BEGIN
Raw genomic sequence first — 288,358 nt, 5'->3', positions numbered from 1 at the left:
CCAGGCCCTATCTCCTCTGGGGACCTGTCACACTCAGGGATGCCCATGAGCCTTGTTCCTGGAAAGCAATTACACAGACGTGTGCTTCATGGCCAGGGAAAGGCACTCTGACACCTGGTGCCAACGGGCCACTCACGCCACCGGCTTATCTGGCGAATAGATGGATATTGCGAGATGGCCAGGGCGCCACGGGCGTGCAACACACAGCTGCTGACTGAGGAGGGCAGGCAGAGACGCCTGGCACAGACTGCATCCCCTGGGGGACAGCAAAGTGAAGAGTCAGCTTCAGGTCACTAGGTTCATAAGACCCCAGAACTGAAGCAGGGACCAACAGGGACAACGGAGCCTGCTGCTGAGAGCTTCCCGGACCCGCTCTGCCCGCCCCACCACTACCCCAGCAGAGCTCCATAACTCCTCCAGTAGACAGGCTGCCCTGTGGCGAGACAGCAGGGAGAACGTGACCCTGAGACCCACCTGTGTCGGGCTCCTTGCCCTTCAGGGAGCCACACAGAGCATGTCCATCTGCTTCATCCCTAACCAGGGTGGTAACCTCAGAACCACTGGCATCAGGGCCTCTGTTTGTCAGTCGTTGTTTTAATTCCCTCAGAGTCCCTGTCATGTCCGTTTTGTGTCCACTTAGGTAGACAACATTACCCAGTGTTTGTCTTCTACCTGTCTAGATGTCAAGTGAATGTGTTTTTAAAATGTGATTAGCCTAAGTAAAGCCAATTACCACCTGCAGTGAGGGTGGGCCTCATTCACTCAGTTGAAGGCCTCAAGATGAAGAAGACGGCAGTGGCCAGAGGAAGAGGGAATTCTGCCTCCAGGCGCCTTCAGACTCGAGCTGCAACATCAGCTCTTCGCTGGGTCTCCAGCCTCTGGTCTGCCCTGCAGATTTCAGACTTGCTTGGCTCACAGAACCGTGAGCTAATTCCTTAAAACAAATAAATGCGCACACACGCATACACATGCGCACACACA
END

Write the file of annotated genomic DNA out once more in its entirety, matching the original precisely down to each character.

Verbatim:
Raw genomic sequence first — 288,358 nt, 5'->3', positions numbered from 1 at the left:
CCAGGCCCTATCTCCTCTGGGGACCTGTCACACTCAGGGATGCCCATGAGCCTTGTTCCTGGAAAGCAATTACACAGACGTGTGCTTCATGGCCAGGGAAAGGCACTCTGACACCTGGTGCCAACGGGCCACTCACGCCACCGGCTTATCTGGCGAATAGATGGATATTGCGAGATGGCCAGGGCGCCACGGGCGTGCAACACACAGCTGCTGACTGAGGAGGGCAGGCAGAGACGCCTGGCACAGACTGCATCCCCTGGGGGACAGCAAAGTGAAGAGTCAGCTTCAGGTCACTAGGTTCATAAGACCCCAGAACTGAAGCAGGGACCAACAGGGACAACGGAGCCTGCTGCTGAGAGCTTCCCGGACCCGCTCTGCCCGCCCCACCACTACCCCAGCAGAGCTCCATAACTCCTCCAGTAGACAGGCTGCCCTGTGGCGAGACAGCAGGGAGAACGTGACCCTGAGACCCACCTGTGTCGGGCTCCTTGCCCTTCAGGGAGCCACACAGAGCATGTCCATCTGCTTCATCCCTAACCAGGGTGGTAACCTCAGAACCACTGGCATCAGGGCCTCTGTTTGTCAGTCGTTGTTTTAATTCCCTCAGAGTCCCTGTCATGTCCGTTTTGTGTCCACTTAGGTAGACAACATTACCCAGTGTTTGTCTTCTACCTGTCTAGATGTCAAGTGAATGTGTTTTTAAAATGTGATTAGCCTAAGTAAAGCCAATTACCACCTGCAGTGAGGGTGGGCCTCATTCACTCAGTTGAAGGCCTCAAGATGAAGAAGACGGCAGTGGCCAGAGGAAGAGGGAATTCTGCCTCCAGGCGCCTTCAGACTCGAGCTGCAACATCAGCTCTTCGCTGGGTCTCCAGCCTCTGGTCTGCCCTGCAGATTTCAGACTTGCTTGGCTCACAGAACCGTGAGCTAATTCCTTAAAACAAATAAATGCGCACACACGCATACACATGCGCACACACA